The light beam 16 passes through the optics system 20 and through an aperture formed by an aperture plate 22 in accordance with DLP principles known in the art before entering a digital mirror device (DMD) 24 made by, e.g., Texas Instruments. In accordance with DMD principles known in the art, the DMD 24 receives a demand for an image, and small mirrors in the DMD 24 cooperate to either pass light or not depending on the demanded image, so that, e.g., when a red light beam enters the DMD 24, some DMD mirrors reflect the light outward through lenses 26, 28 to a display surface 30 outside the housing 12, and some DMD mirrors do not, to establish red sub-pixels of an image on the display 30. Blue and green subpixels are similarly established, with the colored subpixels together establishing the demanded image.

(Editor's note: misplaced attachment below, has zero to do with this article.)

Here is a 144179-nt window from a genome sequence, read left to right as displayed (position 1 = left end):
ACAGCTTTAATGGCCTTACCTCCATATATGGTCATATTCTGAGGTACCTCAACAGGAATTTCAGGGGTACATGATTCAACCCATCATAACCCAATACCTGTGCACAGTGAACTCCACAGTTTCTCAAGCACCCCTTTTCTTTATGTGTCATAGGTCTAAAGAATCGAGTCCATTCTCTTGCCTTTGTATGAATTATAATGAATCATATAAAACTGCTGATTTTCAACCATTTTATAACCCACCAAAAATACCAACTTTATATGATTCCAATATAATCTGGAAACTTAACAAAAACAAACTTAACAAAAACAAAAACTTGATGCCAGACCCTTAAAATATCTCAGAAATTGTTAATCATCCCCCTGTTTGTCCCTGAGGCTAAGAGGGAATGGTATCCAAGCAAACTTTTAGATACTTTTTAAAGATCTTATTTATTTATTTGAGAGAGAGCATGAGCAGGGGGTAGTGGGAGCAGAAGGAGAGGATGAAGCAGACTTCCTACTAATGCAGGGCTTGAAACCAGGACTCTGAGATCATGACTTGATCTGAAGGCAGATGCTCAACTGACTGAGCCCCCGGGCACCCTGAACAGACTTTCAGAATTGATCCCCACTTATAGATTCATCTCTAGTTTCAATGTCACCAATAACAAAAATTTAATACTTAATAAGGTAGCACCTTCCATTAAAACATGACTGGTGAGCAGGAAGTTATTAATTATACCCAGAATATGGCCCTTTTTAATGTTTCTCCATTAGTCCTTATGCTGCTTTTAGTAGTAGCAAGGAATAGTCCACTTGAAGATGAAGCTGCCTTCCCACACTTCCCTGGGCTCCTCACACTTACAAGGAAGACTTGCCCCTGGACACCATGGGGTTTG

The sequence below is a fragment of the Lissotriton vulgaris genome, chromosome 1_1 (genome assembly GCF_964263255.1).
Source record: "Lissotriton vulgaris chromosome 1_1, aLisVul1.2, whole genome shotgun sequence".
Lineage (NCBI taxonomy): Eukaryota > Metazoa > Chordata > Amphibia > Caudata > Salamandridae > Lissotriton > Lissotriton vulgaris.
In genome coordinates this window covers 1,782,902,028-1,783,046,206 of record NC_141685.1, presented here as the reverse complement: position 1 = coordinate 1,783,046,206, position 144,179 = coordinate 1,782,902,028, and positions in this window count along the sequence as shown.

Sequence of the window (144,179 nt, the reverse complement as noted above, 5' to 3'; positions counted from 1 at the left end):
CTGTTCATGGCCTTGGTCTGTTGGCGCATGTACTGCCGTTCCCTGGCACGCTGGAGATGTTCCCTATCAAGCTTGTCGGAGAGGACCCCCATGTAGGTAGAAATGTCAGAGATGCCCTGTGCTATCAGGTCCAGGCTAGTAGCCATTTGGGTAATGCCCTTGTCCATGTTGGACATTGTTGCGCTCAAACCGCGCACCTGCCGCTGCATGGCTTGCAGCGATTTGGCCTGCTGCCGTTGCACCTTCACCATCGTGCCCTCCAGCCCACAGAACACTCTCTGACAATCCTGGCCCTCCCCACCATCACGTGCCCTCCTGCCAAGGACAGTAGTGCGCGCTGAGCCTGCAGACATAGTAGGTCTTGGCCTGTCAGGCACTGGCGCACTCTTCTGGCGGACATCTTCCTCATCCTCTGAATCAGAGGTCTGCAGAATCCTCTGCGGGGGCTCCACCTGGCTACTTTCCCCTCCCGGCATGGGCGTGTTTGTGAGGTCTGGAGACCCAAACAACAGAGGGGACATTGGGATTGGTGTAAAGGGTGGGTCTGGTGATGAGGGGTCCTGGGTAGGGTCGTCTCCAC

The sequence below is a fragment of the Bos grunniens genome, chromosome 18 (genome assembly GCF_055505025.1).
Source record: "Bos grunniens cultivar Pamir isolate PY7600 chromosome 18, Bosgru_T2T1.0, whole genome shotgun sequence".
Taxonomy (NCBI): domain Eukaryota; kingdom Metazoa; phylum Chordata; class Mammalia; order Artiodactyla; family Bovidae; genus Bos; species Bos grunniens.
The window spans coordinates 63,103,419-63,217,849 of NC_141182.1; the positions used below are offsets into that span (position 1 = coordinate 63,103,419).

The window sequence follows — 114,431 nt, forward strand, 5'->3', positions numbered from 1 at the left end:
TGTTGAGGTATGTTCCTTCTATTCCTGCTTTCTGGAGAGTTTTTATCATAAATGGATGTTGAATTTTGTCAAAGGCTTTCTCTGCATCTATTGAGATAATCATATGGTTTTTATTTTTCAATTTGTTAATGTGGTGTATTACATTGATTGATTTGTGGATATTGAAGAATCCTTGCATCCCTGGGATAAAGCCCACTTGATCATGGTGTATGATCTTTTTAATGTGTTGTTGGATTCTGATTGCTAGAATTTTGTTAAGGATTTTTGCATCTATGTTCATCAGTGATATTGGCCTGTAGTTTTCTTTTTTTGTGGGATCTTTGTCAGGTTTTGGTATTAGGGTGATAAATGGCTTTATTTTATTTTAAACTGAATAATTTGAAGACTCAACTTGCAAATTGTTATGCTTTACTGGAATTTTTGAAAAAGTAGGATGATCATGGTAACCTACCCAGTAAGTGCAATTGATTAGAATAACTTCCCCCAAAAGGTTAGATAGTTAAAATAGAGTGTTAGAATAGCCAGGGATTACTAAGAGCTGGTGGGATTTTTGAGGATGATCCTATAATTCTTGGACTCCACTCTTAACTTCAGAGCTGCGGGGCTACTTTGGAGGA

In accordance with the present invention, unlike a conventional DLP the DLP 10 shown in
In addition to the above structure, a marker sensor 38 can be juxtaposed with the tape 32 and connected to the DMD 24 for purposes to be shortly disclosed. Also, to cool the DLP 10, a fan 40 may be disposed in the housing 12 to exhaust air perpendicular to the plane in which the tape 32 moves. That is, the fan 40 may have an intake grating in the cover of the DLP 10 and an exhaust grating in the bottom of the DLP 10.
Now referring to
Preferably, in an exemplary non-limiting embodiment the speed Sn at which the motor 36 is caused to move the tape 32 may be determined as follows.
Assume that So=speed the color wheel would otherwise have if not replaced by the tape 32, Sn=speed of tape, Nc=number of color segments (in the above example, four), and D=diameter of the color wheel if not otherwise replaced by the tape 32. Then, the correct ratio Cs for color segments, i.e., the ratio of the length of each color segment 42, 44, 46 to the circumference of the color wheel that would otherwise be used:
Cs=πDSn/(NCSo), where the speed of the tape is ½ the speed that the color wheel otherwise would have had.